Government has key role to play as early-stage technology adopter says CEO Raphael Hofstein
Dr. Raphael Hofstein, president and CEO of MaRS Innovation, was quoted in Mary Theresa Bitti‘s National Post article, “Commercialization Conundrum: Canada must turn ideas into social and economic value,” published April 3, 2013.
The article examines Canada’s worsening track record in realizing commercialization gains based on the country’s significant per-capita investment in R&D.
Here’s an excerpt:
While Canada punches above its weight class when it comes to generating ideas — witness countless academic journals showcasing Canadian research — as a country, we are experiencing a failure to launch when it comes to commercializing those ideas and getting them to market. The Jenkins panel report on innovation spelled it out quite clearly, “Too many of the big ideas [Canada] generates wind up generating wealth for others.” Canada ranks 14th out of 17 peer countries when it comes to innovation, even though on a per-capita basis, our $7-billion federal annual investment into research and development (R&D) is far more generous than other OECD nations. The result: Our global competitiveness continues to slide. According to the World Economic Forum, Canada has dropped to 14th place in 2012 from 10th in 2010.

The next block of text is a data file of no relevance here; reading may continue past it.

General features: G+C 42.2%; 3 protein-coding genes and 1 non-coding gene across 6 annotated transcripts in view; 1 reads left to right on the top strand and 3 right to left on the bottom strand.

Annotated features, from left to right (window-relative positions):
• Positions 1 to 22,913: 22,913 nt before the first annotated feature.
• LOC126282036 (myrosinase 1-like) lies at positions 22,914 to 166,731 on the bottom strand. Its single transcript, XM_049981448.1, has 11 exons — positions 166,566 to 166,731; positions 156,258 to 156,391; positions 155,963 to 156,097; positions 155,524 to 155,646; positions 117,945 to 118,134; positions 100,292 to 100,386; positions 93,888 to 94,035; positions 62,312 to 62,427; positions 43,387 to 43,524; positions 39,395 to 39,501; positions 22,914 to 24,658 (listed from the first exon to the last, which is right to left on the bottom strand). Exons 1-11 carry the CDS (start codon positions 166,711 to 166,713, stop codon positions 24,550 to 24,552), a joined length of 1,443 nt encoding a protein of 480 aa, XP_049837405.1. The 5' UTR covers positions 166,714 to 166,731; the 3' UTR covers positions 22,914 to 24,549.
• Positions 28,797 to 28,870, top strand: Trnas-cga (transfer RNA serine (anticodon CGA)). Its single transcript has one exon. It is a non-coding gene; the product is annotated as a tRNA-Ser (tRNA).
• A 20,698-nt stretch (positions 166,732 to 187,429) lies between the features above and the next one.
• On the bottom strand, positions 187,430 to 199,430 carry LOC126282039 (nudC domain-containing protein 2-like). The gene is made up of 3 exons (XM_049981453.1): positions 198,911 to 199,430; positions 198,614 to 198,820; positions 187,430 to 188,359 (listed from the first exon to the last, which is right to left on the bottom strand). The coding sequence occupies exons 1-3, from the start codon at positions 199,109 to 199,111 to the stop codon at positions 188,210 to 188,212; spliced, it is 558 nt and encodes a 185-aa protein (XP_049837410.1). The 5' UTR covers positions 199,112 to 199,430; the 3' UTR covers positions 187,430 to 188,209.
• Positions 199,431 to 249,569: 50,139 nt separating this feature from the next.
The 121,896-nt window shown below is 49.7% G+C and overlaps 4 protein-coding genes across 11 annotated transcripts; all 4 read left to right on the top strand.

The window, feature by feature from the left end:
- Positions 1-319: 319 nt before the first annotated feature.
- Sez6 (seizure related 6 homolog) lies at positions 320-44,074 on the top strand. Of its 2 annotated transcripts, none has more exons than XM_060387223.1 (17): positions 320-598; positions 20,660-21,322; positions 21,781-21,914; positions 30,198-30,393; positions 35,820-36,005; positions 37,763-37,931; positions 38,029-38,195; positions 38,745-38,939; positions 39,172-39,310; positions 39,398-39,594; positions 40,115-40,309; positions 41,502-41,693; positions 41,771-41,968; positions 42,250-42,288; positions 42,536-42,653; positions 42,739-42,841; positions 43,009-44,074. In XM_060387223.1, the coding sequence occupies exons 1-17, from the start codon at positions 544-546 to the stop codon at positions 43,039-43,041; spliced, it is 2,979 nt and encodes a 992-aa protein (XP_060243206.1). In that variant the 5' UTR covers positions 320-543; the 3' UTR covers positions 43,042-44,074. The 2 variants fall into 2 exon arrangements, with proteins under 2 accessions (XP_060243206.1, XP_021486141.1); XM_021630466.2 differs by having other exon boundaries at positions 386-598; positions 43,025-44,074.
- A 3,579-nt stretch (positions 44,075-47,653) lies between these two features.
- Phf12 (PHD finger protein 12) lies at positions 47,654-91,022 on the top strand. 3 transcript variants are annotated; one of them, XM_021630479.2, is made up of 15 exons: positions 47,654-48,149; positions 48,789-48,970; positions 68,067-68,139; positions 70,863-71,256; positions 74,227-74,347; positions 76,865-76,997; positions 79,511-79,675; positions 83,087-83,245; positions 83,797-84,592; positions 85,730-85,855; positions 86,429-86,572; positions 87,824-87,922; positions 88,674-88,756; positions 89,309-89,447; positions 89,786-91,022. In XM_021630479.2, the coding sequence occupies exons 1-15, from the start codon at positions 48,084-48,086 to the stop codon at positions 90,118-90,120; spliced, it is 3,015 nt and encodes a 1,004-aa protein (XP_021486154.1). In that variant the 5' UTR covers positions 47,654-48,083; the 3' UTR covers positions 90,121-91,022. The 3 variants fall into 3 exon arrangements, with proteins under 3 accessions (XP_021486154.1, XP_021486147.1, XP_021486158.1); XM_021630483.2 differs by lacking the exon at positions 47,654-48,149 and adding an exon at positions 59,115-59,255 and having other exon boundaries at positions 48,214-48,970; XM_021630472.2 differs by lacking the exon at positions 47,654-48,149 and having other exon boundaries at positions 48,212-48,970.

. . .
The power of local procurement cannot be overstated, says Raphael Hofstein, president and CEO of MaRS Innovation. “The first question potential global buyers of a new innovation will ask is whether you’ve tested it in your backyard and the answer has to be yes. Government has a significant role to play as an early adopter of new technologies to show the world the products work. If that happens, then we will see the beginning of a whole new level of commercialization, and that translates into job creation, an elevated level of productivity and collectively advances the knowledge economy.”
The complete article is available on the National Post’s website.
Posted by Elizabeth Monier-Williams, marketing and communications manager.